Feeding

There is a direct link between food and behaviour. High street brands often contain additives, ethoxyquins, colourants and preservatives, some of which affect our pets dramatically. We recommend you feed your dog a ‘clean’ or as ‘natural’ food as possible.

The most common problem is that the decision of what a dog eats is affected by the owner’s perception of what they like and not necessarily what would be best for them. Food sold in supermarkets is attractive due to the marketing of the brand and not necessarily nutritional content. Avoid brightly coloured foods; they appeal to us, as primates we are attracted to the colour of ripe fruits. However, the colourings and preservatives in feeds such as these are likely to make any dog hyperactive. Make your decision based on raw ingredients then you can be confident that you are giving your dog the best nutritional start.

Owners have the choice between feeding a dry kibble, a tinned/pouched wet food or a raw diet. Depending on your dog’s preferences and your time any of these are acceptable if the ingredients are a high quality.

Palatability of food is based on odour and not taste for dogs as they have approximately one fifth of our taste buds, 1800 to our 9000. The quality of the food is most important and always ensure that you feed a kibble with approximately 25% eat content. Do not feed anything only contain only meal, this is simply cereal based and your dog will need to eat a lot to be nutrionally viable….which will inevitably mean producing plenty of waste!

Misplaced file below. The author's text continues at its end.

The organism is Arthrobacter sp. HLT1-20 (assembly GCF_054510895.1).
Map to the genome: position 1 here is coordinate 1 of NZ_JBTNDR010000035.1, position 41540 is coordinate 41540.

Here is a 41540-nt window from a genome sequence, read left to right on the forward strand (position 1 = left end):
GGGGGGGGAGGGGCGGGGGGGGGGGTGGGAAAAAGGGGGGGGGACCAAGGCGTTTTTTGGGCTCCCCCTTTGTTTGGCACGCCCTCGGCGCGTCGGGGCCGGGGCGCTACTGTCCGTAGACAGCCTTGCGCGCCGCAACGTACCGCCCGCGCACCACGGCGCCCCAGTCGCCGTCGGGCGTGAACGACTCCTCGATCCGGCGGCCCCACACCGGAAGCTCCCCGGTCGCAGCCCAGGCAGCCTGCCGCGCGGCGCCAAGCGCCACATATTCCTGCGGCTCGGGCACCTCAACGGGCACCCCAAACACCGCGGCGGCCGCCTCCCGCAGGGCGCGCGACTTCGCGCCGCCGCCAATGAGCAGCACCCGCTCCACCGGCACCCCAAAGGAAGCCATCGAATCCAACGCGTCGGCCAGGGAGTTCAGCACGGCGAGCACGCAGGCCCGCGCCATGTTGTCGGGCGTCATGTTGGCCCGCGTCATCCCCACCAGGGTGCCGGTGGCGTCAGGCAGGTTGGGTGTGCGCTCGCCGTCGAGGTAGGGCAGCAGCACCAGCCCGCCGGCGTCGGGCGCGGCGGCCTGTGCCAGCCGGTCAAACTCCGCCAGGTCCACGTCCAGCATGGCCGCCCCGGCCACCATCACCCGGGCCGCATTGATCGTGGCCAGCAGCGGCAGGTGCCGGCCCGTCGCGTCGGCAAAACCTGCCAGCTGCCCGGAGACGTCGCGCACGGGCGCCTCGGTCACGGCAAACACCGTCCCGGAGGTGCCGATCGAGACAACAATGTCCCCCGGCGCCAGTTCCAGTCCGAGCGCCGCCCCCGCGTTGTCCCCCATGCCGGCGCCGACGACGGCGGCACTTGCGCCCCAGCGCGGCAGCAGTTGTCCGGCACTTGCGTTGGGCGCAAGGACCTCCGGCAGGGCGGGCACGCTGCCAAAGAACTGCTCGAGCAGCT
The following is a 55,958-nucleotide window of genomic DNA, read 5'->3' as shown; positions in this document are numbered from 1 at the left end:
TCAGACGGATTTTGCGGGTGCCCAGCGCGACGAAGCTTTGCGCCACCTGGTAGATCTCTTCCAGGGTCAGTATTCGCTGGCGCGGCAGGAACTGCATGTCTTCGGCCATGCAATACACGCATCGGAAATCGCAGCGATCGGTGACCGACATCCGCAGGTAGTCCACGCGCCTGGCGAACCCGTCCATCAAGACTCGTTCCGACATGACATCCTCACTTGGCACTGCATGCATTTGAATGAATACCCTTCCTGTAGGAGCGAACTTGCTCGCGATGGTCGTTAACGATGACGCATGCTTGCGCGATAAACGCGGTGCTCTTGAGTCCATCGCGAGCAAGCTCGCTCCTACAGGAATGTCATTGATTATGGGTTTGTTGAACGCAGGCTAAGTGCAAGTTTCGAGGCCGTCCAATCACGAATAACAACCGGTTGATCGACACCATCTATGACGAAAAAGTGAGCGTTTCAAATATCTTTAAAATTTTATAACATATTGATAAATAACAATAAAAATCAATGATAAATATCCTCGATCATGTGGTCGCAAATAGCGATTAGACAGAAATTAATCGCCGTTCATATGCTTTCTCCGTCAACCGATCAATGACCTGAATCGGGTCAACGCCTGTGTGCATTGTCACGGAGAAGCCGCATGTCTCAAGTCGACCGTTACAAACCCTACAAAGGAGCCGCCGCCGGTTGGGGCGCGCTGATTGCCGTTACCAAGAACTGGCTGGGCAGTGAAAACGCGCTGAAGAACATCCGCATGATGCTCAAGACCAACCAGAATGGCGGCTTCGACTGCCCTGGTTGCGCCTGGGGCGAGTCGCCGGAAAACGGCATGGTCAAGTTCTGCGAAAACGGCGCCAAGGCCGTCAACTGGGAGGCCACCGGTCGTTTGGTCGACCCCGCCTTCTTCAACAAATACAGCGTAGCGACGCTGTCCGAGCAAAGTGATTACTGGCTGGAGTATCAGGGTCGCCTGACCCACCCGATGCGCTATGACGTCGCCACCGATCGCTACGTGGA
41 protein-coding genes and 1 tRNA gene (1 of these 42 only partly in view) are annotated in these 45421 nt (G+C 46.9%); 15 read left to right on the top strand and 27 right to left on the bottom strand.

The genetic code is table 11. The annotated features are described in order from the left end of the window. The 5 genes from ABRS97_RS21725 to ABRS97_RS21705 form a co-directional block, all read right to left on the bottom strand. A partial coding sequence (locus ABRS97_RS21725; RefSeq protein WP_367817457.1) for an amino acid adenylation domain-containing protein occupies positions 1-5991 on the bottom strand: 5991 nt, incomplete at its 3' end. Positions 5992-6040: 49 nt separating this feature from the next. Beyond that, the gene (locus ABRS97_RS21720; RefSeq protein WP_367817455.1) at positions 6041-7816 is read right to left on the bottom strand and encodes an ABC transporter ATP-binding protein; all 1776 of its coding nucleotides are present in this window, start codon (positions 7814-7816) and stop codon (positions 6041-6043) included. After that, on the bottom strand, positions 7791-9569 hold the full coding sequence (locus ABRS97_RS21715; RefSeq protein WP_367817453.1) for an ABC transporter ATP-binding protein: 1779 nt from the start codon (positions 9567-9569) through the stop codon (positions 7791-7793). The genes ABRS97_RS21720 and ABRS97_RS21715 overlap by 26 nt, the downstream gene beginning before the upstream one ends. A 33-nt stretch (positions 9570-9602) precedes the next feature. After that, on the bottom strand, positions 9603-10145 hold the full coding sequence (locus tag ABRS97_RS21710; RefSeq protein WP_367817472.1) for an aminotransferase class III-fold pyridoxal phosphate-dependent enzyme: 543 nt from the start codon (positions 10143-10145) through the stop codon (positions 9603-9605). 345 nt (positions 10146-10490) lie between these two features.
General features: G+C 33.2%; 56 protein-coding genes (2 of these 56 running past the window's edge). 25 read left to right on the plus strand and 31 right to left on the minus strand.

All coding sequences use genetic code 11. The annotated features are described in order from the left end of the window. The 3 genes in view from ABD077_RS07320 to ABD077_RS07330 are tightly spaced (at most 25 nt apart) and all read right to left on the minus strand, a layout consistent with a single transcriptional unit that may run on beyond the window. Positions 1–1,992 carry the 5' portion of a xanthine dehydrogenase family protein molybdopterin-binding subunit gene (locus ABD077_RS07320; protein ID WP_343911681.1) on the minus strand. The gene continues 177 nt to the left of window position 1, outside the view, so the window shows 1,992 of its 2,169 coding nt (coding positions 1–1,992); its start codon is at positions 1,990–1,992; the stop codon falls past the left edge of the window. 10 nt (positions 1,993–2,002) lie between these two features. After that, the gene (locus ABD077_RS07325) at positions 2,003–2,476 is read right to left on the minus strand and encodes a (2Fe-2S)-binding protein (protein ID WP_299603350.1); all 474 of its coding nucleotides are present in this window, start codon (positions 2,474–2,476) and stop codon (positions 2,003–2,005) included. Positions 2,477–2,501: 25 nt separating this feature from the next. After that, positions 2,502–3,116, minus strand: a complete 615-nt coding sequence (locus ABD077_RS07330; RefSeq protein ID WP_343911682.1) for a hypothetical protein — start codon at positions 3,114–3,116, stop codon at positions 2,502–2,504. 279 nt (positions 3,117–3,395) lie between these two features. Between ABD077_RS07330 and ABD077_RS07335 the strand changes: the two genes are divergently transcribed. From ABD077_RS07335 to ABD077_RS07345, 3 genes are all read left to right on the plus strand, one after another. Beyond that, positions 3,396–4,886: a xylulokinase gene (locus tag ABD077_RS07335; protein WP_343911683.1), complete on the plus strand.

If you are feeding a dry kibble we recommend brands such as Science Plan, Royal Canin, Arden Grange and Fish for Dogs. Superior wet foods include Nature Diet and Bozita. Brands that provide the best quality raw foods are Benyfitnatural and Natures Menu.

Keep these ideas in mind for treats as well. The best treats are raw vegetables, carrots especially. Also cooked pieces of meat such as chicken or liver are ideal. Cheese is often a real favourite but should not be used in dogs that are on a dietary restriction.

puppy classes

Never feed a dog chocolate, grapes, raisins, onions or garlic. Gravy made for human consumption can also be excessively salty for them.

Our basic advice is to feed as natural a diet as possible and not to let clever marketing affect your dog’s nutritional welfare!

Find out about Best Behaviour School for Dogs puppy classes in Sevenoaks.

Contact Us

Contact our behaviour consultants Pippa and Suzy for more information or book some behaviour counselling.

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